After leaving Ireland, I vowed to myself that I would try very hard to maintain my blog throughout the school year to share my journey and application of what I have learned through my first summer in the MAET program – so here it goes.
One of the greatest things I took home with me this summer is my PLN – personal learning network. The number of connections I made with people and through social media followers grew exponentially in my 5 weeks abroad. This post is because of them.
When I was scrolling through the MAET overseas Facebook group, I read a post from one of my colleagues asking for advice in creating an alternative syllabus for her class. This educator wanted to make their syllabus more kid friendly and enticing for students, not the same old 17 page contract most of us put together. And then I thought – why had I never thought of that?!
I quickly posted a reply to my colleague’s inquiry, stating that while I had never considered this approach, I was going to immediately get to work on it and report back with my findings.
What did I find?
I found that this was a great idea.
The very first thing that I did was go to my favorite infographic making site – Piktochart – and choose a template. I had one particular template in mind already because I thought it would lend itself to what I was beginning to envision in my mind. I chose my template and got to work.
The first issue I ran into was: how do I take this dry, 17 page, contract-like document and make it into this fun, colorful, concise infographic? (Disclaimer: my “old” syllabus isn’t really 17 pages, I have exaggerated for effect.) I then decided that this infographic would serve more as a guide, rather than a stand alone syllabus.
From there, I was able to discern what information I thought was most important and make that the focus for my infographic – almost like an elevator pitch for being in my class. I decided to focus on a few areas: student learning targets, the IB learner profile, and grading procedures. I then linked the full syllabus to my infographic using a QR code and a standard hyperlink. I thought these three areas of focus gave the best holistic picture of my classroom and expectations – and would be of high interest to students and parents.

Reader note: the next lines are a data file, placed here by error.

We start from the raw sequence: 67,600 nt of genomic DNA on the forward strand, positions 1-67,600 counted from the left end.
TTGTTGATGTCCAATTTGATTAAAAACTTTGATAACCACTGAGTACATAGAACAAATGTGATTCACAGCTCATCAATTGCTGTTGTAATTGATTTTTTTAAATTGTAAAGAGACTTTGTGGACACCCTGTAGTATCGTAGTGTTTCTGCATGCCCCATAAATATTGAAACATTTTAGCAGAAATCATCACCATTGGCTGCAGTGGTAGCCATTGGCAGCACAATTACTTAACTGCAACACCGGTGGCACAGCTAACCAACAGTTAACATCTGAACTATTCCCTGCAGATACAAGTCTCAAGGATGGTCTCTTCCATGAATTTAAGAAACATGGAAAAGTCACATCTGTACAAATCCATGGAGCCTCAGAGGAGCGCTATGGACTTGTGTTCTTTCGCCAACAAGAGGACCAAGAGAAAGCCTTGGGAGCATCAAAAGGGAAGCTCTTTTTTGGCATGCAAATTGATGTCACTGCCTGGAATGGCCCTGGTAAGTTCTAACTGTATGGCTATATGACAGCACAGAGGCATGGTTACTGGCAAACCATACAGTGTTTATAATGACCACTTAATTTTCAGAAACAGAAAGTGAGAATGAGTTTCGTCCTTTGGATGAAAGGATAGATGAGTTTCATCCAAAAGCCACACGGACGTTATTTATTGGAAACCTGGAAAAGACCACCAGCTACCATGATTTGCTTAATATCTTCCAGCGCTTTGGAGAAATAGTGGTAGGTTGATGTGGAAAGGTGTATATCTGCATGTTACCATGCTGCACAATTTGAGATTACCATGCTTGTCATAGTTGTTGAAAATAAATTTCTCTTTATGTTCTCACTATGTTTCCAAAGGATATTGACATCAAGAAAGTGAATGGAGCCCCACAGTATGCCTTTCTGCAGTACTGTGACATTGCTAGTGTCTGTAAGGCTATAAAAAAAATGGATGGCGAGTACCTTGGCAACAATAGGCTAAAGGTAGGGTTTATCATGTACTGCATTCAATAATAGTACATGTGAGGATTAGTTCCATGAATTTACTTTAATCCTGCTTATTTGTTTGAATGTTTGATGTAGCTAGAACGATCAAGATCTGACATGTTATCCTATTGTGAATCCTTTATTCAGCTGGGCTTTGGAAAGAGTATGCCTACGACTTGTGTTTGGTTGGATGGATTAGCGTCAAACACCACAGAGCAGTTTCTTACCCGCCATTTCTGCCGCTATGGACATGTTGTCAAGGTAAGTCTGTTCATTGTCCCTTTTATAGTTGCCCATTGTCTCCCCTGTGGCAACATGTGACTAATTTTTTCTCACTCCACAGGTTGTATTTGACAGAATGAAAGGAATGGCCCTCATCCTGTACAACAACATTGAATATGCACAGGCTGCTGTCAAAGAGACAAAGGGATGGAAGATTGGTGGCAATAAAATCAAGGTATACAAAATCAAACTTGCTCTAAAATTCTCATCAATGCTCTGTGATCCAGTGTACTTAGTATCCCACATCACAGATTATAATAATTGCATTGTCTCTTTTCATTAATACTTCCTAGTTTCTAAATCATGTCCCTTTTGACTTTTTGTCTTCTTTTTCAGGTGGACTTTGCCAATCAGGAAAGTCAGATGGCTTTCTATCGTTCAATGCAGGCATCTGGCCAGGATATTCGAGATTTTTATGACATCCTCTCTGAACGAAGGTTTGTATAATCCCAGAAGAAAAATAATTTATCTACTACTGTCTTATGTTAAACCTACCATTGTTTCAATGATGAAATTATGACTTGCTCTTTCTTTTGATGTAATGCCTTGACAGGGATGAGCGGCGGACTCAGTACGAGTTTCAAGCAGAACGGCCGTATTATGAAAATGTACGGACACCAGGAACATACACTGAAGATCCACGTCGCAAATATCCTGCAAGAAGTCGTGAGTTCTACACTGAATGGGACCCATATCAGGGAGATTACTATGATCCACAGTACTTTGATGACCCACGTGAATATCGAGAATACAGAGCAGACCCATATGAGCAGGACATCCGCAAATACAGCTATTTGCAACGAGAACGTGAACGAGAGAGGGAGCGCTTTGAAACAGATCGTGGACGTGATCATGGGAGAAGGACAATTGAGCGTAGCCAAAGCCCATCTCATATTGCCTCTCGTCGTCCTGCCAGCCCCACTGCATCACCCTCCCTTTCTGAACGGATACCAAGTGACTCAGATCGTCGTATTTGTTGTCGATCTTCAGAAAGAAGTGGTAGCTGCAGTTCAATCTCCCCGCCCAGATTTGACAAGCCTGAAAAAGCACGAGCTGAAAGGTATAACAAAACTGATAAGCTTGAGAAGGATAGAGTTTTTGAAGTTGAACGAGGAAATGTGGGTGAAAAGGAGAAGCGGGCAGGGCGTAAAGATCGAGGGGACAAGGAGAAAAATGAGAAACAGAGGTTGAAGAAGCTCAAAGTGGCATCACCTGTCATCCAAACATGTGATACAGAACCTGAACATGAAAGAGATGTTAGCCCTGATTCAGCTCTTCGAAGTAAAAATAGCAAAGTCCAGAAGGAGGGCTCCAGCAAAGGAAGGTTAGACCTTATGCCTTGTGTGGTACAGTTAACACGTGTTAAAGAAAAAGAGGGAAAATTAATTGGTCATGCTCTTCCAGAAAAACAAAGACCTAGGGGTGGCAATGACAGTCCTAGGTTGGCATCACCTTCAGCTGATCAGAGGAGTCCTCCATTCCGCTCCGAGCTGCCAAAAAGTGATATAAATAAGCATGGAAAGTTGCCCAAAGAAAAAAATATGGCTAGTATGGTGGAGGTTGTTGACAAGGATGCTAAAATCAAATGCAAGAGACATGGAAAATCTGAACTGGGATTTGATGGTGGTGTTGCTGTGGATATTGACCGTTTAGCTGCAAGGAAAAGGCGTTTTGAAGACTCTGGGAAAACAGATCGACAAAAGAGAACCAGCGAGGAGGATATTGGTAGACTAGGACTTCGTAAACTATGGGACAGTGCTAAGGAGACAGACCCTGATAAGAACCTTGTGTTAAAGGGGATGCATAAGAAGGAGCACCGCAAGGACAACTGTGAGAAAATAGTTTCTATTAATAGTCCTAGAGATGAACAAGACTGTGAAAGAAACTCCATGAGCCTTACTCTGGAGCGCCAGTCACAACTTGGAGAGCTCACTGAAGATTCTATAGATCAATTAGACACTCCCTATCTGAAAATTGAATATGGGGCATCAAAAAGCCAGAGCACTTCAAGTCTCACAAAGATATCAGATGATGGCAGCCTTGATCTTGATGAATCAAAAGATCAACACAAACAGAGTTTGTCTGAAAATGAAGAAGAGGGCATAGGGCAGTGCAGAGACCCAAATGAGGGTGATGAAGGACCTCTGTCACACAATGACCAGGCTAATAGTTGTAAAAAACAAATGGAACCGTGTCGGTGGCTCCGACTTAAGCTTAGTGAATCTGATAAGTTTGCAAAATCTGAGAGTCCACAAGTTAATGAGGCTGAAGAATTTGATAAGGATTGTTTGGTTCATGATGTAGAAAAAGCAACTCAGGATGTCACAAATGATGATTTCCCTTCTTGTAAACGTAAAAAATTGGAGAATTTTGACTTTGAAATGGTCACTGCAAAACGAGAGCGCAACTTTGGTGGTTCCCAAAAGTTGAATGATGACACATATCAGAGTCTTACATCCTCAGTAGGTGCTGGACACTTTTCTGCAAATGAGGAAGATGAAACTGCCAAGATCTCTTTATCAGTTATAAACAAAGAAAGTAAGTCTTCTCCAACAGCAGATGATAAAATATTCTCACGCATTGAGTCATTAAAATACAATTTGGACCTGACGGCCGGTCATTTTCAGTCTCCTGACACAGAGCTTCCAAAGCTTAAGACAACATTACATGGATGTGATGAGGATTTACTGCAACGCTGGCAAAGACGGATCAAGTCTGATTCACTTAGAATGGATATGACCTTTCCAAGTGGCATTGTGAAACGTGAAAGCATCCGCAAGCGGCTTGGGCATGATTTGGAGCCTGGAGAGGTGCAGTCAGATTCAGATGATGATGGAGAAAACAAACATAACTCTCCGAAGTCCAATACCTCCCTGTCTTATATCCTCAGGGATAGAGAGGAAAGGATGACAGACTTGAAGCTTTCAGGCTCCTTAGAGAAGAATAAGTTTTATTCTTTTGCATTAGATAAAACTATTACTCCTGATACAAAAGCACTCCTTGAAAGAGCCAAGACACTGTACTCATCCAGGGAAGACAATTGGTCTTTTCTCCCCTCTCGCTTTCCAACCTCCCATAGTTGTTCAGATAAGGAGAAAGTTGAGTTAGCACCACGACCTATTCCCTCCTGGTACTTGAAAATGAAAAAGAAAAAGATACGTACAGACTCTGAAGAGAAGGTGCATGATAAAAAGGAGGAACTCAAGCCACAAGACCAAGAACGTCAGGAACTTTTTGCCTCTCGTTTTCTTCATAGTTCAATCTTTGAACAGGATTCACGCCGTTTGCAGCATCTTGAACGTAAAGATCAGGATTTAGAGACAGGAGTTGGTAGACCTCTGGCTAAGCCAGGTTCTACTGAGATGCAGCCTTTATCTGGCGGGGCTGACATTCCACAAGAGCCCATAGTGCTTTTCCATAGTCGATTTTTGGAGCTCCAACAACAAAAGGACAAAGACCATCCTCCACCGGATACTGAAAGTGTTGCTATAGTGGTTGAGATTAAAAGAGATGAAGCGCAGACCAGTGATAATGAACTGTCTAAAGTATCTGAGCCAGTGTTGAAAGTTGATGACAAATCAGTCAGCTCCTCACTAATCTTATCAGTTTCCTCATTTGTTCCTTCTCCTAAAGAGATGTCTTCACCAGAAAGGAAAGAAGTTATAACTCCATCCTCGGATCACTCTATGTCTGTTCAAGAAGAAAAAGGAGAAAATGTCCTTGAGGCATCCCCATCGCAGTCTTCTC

The one struggle I had with using Piktochart for my infographic was in formatting. Each element had to be moved independently and when your template begins with 3-4 elements overlaying one another, to move each one on its own was painstakingly time consuming. After a few hours, I finally got everything in a position I could live with.
Overall, I know that my infographic still needs reining and information from my traditional syllabus could be condensed and represented in different ways, but I am proud of what I have accomplished. I am thankful to my colleagues for sharing their great ideas, I am proud of myself for taking a risk, and I am hopeful that I continue to learn and grow to make the best learning environment for my students.
To see my new, improved, non-traditional syllabus, please click the link below!